The constant prescription for pregnant people to relax, to maintain a “steadfast mind,” while trying to adhere to countless rules and regulations, is ironic at best—and felt almost insidious to me during my pregnancy. While it’s easy to assume that we have come a long way from believing that “monstrous imagination” can mark a child in prodigious ways, or change the racial make-up of an unborn child, the anxiety around pregnant bodies and their link to children’s health remains—extending to the imagination.
This deep distrust of the pregnant body to nurture a child, to not “mark” it in some way, is evidenced in part by the plethora of guides for pregnant people, who buy them desperate and anxious to give their child the best start possible. Self-help books on “mindful” pregnancies continue to tell readers to grapple with the “fear, negativity, and anger” that get “embedded in your subconscious and become a part of your energy field” so that these negative feelings won’t affect an unborn child (The Mindful Mom to Be). A contemporary best-selling guide to pregnancy, Magical Beginnings, Enchanted Lives: A Holistic Guide to Pregnancy and Childbirth (2015) is framed in the following way:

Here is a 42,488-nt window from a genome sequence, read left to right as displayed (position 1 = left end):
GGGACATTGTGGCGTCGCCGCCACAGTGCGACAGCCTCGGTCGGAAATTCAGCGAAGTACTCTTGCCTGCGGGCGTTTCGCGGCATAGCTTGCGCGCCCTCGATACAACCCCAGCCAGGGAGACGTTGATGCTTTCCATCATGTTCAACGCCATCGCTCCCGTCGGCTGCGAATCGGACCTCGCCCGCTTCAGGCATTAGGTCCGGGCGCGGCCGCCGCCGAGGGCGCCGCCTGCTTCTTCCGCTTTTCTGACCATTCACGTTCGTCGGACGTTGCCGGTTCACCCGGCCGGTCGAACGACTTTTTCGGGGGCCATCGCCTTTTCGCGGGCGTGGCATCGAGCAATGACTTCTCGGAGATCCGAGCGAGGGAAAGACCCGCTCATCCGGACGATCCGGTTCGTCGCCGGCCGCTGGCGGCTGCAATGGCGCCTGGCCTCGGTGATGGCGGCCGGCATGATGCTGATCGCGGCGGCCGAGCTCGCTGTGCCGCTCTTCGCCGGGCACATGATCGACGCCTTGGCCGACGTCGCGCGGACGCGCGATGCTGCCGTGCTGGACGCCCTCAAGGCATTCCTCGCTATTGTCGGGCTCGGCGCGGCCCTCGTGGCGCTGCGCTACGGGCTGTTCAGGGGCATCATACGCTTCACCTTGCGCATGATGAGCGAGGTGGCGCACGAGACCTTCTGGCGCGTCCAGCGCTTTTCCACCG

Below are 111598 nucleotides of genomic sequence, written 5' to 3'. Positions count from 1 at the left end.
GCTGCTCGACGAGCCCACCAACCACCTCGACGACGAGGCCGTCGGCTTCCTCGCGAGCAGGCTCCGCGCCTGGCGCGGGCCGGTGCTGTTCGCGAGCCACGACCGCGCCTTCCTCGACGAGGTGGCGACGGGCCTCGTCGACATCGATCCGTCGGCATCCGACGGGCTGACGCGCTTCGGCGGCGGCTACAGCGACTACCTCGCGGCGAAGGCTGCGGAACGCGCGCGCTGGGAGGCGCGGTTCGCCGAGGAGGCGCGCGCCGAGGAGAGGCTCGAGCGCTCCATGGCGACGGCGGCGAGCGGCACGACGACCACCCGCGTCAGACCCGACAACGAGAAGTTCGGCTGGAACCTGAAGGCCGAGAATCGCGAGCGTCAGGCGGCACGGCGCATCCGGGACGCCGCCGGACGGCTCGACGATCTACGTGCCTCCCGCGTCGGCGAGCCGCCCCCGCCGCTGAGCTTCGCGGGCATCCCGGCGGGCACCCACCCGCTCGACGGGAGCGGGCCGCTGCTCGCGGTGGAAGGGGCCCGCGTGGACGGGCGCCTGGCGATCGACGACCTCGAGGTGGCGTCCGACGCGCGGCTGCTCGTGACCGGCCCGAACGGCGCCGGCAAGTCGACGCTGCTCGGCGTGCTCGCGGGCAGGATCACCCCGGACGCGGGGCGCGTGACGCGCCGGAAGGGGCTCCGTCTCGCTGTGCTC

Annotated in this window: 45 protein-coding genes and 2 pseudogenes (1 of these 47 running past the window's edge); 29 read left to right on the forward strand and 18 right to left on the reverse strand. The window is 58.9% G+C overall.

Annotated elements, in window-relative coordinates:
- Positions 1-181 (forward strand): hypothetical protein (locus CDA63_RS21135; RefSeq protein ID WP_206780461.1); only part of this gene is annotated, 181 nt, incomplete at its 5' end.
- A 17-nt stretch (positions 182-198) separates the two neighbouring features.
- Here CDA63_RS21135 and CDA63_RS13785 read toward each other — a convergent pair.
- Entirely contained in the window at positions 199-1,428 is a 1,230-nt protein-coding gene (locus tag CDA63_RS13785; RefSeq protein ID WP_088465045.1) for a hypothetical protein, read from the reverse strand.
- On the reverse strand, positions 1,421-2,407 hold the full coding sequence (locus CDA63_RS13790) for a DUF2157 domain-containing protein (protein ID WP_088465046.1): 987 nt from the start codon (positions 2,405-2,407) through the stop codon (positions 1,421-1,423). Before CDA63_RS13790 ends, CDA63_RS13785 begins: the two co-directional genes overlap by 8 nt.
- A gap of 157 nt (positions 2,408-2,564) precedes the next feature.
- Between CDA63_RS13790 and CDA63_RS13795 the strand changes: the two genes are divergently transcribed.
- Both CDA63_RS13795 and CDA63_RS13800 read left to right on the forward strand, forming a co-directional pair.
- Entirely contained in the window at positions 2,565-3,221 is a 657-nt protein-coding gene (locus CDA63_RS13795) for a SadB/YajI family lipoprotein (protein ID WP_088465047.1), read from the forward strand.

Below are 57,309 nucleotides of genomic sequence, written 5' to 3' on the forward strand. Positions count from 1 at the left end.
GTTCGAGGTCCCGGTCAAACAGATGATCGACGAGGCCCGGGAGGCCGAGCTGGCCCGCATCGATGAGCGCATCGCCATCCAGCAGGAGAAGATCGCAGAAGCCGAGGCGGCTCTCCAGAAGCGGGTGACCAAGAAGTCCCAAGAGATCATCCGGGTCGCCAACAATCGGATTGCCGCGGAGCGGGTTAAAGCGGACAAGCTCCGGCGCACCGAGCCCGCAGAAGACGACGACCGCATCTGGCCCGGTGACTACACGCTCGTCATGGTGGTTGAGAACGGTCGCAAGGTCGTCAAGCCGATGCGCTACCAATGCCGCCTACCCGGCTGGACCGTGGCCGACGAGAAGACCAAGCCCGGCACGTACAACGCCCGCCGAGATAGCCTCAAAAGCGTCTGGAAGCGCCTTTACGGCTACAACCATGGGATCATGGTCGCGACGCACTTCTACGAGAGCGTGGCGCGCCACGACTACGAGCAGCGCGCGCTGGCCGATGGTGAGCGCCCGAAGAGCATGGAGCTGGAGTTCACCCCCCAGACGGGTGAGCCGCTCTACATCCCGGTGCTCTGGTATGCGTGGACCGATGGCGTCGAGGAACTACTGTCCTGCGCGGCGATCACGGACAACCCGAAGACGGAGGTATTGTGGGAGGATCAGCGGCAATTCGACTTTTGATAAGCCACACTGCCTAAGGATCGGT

Your baby’s sense of self-awareness dawns early as she grows inside your watery womb. As soon as her sensory awareness develops, she perceives and responds to subtle sounds, sensations, sights, tastes, and smells from inside your body. Your interpretations of the world filter through your body to your unborn baby. She readily learns to associate her experiences with feelings and emotions and has pleasures and discomforts of her own. For nine months while your baby is linked to you as her mother ship, she is continually tapping into your database of the world. (4)